Wednesday, April 29, 2009

Reading

You know? It's really sad that I am a reading teacher and yet two of my three children are poor readers. Is that along the lines of the cobbler's children having no shoes? Is it because I am so tired of listening to little children stumble through passages that the thought of listening to my own children read is more than I can bear?

Nope! There is nothing I love more than reading with kids. Ok, maybe there are a FEW things I love more, like waking up without an alarm clock, or banana cream pie, but that's beside the point.

We spend more than an hour a day reading around these parts. We start out at 7:30 when we all pile onto my bed to read together. I read to them for 30 minutes (usually longer) from whatever our selection currently is. We have recently finished Nim's Island, and The Tale of Despereaux, and are now starting The Sisters Grimm books. So far we have really enjoyed it (Which reminds me, I need to head for the bookstore to pick up book two).

After I read, that is when the trouble sets in. It is really hard for a struggling reader to get into a book. It's hard to be engrossed in a plot when you are trying too hard to sound out words, but the books that are easy for them to read are only 20-50 pages long and are finished too quickly.

The problem is that the books my boys are able to read are "Boring" and they can't get interested enough to stick with it.

I told K that I would buy him a treat every time he finished a book. He finished his very first chapter book about two weeks ago and is now half way through his second. If all else fails resort to bribery right? Which is also why I am allowing my fourth grader to read Twilight. He has BEGGED me to let him read it, but I always said no. Now I figure he can read Stephen King if he will actually sit and READ! I am desperate!

4 comments:

Billy Bob Bambino Bombabious Baby the Third said...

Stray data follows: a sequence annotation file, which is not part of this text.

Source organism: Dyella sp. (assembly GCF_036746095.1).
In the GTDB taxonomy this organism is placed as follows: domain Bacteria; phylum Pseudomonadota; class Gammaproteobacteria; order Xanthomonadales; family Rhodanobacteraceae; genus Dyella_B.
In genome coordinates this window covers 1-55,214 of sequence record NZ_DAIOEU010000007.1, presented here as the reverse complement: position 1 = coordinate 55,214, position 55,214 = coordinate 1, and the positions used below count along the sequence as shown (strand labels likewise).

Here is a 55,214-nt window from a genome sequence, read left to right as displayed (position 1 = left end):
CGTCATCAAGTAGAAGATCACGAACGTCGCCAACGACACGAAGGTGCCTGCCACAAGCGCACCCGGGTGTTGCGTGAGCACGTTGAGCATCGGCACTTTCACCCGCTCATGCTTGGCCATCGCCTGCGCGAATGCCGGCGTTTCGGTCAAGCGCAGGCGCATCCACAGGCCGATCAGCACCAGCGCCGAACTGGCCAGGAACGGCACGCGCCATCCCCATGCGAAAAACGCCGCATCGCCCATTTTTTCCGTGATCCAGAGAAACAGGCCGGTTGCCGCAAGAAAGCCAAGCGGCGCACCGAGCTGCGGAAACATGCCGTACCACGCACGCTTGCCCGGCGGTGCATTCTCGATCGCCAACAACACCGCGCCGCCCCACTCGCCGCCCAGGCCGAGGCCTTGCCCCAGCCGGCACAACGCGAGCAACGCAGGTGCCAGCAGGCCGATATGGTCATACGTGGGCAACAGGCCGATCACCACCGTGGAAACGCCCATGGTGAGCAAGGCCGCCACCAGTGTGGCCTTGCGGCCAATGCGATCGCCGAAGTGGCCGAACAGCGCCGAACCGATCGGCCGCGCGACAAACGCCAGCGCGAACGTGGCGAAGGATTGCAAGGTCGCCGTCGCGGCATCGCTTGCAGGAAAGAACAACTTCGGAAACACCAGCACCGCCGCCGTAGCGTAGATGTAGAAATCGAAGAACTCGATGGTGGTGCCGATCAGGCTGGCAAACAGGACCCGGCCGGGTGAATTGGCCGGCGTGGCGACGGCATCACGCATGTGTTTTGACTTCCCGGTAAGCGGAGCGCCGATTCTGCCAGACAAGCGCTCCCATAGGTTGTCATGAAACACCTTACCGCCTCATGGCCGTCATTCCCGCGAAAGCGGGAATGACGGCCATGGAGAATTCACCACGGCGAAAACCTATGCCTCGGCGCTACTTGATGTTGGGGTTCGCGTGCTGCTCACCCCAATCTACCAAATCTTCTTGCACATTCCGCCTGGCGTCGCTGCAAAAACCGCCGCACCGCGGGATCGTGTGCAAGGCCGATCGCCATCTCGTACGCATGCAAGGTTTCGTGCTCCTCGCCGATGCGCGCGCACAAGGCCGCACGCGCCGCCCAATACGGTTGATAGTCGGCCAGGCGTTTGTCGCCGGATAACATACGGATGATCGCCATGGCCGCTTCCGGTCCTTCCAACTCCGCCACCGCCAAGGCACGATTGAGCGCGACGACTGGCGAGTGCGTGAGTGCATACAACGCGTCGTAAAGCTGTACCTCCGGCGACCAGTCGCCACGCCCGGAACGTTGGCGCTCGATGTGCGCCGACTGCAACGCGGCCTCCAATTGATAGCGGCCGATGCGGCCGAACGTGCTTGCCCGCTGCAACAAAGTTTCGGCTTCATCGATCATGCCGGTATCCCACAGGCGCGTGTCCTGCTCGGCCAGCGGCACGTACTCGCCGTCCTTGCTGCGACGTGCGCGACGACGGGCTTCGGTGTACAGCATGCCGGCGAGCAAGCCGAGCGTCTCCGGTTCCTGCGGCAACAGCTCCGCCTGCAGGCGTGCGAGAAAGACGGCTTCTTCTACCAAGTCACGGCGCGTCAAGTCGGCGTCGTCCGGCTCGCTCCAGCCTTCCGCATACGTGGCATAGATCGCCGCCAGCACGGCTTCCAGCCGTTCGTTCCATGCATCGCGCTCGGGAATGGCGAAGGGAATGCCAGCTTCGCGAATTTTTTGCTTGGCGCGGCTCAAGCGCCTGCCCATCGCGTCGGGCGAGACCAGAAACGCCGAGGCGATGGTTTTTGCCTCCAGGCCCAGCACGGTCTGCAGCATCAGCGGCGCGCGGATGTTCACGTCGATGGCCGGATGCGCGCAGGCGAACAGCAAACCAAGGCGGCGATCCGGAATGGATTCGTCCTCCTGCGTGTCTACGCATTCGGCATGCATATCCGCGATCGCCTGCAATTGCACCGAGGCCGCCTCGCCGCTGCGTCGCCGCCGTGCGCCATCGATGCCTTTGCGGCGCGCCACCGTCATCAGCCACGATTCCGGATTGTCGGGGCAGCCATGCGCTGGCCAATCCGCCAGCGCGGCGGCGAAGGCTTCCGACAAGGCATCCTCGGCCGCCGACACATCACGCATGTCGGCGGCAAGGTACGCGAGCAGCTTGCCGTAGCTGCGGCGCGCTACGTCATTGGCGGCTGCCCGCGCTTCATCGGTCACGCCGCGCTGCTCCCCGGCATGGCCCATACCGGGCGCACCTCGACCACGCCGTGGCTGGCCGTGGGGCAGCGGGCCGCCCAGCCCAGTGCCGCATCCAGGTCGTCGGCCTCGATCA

You're amazing! No, really. You inspire me... My kids love to read and Elise reads scriptures and chapter books already. I don't think it has anything to do with parenting - each child is different. I know grown adults who will not read - they just don't enjoy it... Nothing wrong with that. Well, a little is wrong with that - they're missing out on a lot of good stuff available through books...

Like I am missing out on that banana cream pie. Save me a piece, will ya? I'll be right there with my fork...

Kim said...

I have the best series in the world for kids ages 8 and older. It's called Deltora Quest by Emily Rodda. It's been out for quite a few years now and I've been reading it with my fourth grader but, I couldn't wait for her before finishing the 8 books in the series. Then I moved on to the other two series within the entire collection of 15 books. The books are great and will even keep you as an adult interested. It's got a lot of puzzles, riddles, and adventure along with a few surprises along the way. I can't begin to tell you everything about it and you'll want to experience it as you go. I'm an aide in 2nd grade and our teacher loves to read and actually read this book to her second graders. It's more geared to 4th graders as far as grade level reading but if you read it to them you will capture there interest. We did a book order through Scholastic for the series ($18) and 18 out of 26 kids bought the series. Many parents have been reading and a few mother's have finished the 8 books. It's been fun to see the kids inspired to read. Even the lower readers are catching the vision.

Check them out. I don't think you'll regret it.

Amy Sorensen said...

I second Kim's suggestion. I was going to say the same thing! Deltora Quest is a GREAT series for boys!

Liz said...

Have he read Arthur and the Minimoys? or Dinotopia? Two good ones for boys. My son is really enjoying the Dragon Slayers Academy series (hubby is reading them aloud since my son can't read yet.)